It’s difficult to control and interact with, and the exploration elements feel wooden and perfunctory. I’ve played the first two (out of five, I think?) “sessions,” but I’m still not sure what this game wants or expects from me. I appreciate the cleverness of the writing, and I’m intrigued by the Zelda references, but this isn’t enough to keep me going.

I don’t think Superbrothers is for me. I’ll leave it on the system in case I get bored or ambitious later, but I’m going to give myself permission to quit playing it for the time being.

The soundtrack is still very good, though. I especially like the two-song sequence of “The Maelstorm” followed by “The Ballad Of The Space Babies,” which is a solid five minutes of focus and calm.

Monument Valley

I’ve been interested in Monument Valley for a while now, and I’m glad I finally sat down and played it. It’s actually much better than everyone says it is, but that’s probably because it’s difficult to describe what makes the game so good.

Monument Valley consists of ten stages, each of which will take most people about five minutes to play (except the first, which is very short, and the last, which can be very frustrating). I’ve heard this game criticized as being “easy,” but I think it’s more accurate to say that it’s carefully designed to facilitate player engagement. Each level (again, except the first and the last) has a core mechanic, and the player is encouraged to learn the limits and potential of each mechanic in a guided yet natural way. My favorite stage is “Level VIII: The Box,” in which a cube can be opened, closed, rotated, and then opened again from a different perspective. This might sound complicated, but it isn’t; in fact, it’s nothing short of pure joy.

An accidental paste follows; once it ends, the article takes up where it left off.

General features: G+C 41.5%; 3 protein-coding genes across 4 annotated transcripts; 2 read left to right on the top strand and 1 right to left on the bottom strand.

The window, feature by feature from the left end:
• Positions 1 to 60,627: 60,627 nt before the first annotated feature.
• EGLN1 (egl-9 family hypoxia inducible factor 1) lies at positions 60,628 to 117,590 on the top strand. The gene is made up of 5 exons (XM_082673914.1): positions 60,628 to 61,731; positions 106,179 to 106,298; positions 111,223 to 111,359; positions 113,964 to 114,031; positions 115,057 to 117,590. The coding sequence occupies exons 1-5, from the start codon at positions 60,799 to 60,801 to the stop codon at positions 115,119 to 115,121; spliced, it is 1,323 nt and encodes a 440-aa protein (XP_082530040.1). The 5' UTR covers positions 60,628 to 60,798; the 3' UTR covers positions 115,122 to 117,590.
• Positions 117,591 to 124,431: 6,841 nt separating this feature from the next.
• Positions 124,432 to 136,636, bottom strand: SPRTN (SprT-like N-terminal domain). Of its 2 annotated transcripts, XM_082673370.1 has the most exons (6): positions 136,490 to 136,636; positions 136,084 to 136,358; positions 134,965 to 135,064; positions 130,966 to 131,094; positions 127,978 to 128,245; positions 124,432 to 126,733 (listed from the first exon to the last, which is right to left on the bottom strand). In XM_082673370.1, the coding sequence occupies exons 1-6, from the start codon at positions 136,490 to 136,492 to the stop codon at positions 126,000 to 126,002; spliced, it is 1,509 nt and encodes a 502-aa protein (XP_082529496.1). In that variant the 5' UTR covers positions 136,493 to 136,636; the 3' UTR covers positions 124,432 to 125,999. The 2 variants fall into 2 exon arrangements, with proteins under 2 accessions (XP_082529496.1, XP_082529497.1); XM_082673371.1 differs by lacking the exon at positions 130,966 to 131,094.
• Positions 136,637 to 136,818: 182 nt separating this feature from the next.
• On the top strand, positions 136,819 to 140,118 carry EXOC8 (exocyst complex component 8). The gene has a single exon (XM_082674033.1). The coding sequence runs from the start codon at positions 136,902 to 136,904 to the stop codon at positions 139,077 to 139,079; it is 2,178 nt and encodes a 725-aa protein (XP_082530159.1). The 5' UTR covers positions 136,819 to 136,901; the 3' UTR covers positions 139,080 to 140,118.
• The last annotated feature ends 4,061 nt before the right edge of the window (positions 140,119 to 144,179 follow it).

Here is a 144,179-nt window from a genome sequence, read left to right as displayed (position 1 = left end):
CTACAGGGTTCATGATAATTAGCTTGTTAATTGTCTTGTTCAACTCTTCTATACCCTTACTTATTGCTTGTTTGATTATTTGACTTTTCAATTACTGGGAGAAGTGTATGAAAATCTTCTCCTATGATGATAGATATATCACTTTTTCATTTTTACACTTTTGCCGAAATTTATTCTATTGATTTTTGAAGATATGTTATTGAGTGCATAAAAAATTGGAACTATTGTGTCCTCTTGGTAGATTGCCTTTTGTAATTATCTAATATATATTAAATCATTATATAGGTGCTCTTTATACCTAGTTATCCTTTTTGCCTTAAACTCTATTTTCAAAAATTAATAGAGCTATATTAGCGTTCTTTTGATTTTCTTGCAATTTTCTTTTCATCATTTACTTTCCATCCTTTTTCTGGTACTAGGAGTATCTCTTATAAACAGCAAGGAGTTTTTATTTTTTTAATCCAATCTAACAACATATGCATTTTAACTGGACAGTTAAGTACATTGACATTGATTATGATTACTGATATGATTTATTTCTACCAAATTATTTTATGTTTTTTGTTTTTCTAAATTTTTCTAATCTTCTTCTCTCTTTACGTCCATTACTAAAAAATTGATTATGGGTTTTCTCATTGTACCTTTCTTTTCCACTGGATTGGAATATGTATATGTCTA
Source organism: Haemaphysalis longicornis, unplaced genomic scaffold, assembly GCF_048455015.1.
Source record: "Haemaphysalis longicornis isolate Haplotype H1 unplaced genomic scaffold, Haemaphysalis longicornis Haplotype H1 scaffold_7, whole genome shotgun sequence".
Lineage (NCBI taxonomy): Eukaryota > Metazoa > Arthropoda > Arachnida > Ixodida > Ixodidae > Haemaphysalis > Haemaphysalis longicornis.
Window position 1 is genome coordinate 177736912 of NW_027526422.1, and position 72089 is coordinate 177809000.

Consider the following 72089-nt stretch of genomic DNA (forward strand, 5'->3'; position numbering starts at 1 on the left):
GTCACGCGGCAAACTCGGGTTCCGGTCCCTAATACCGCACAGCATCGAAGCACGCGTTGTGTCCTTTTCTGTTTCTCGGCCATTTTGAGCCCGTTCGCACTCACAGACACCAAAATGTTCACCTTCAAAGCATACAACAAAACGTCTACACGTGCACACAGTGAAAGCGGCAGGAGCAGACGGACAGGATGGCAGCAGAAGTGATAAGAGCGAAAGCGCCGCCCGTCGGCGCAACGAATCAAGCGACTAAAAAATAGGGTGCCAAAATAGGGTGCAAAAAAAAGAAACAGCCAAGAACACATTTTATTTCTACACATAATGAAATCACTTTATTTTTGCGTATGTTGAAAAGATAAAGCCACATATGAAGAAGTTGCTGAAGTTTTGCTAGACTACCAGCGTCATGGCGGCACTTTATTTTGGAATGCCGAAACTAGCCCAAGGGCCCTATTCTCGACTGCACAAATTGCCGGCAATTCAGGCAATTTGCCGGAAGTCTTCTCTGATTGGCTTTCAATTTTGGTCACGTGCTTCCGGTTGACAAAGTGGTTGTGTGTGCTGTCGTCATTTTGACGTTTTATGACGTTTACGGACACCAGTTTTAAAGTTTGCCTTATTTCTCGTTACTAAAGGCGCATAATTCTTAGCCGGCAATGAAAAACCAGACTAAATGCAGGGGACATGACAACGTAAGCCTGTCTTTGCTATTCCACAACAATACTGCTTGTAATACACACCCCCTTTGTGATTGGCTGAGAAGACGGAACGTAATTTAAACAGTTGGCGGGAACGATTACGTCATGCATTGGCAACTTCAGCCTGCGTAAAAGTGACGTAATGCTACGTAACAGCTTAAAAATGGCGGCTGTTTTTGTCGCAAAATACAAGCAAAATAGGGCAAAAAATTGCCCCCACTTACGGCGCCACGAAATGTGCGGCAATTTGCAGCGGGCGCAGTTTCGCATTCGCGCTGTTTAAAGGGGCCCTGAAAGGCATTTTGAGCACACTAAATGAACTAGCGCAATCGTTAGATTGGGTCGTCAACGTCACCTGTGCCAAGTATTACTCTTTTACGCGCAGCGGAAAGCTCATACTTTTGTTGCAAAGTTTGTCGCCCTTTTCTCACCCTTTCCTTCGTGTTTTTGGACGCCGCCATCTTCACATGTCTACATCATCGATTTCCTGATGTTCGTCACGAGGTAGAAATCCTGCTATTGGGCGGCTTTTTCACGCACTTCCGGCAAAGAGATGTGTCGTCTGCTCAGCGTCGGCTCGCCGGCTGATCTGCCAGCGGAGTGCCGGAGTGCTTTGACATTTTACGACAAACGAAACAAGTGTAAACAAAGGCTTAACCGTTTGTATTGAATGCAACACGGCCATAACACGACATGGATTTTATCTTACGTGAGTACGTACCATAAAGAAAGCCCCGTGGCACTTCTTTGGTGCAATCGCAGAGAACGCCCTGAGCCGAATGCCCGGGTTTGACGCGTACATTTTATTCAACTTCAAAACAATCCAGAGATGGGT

The story is hinted at in a few scattered text panels, and I’m not sure I have a good grasp of what’s going on, but here’s my interpretation: A human society used magical “sacred geometry” to create fantastic buildings (presumably in a valley?), but they fell into decline when their sacred geometry was stolen from them, and now all that remains are monuments haunted by flightless crow people. The player-character Ida is a princess who has been told that she will be given her crown only when she restores the sacred geometry to the monuments. As she does so, she begins to remember that she herself is a crow, and that it was the crow people who stole the sacred geometry from the humans. When she returns the last piece of the sacred geometry, the human curse on the crow people is lifted, and Ida and her people regain their wings and fly away. After spending the entire game forced to walk on linear paths along the surface of the monuments, the final animation of free flight is very satisfying.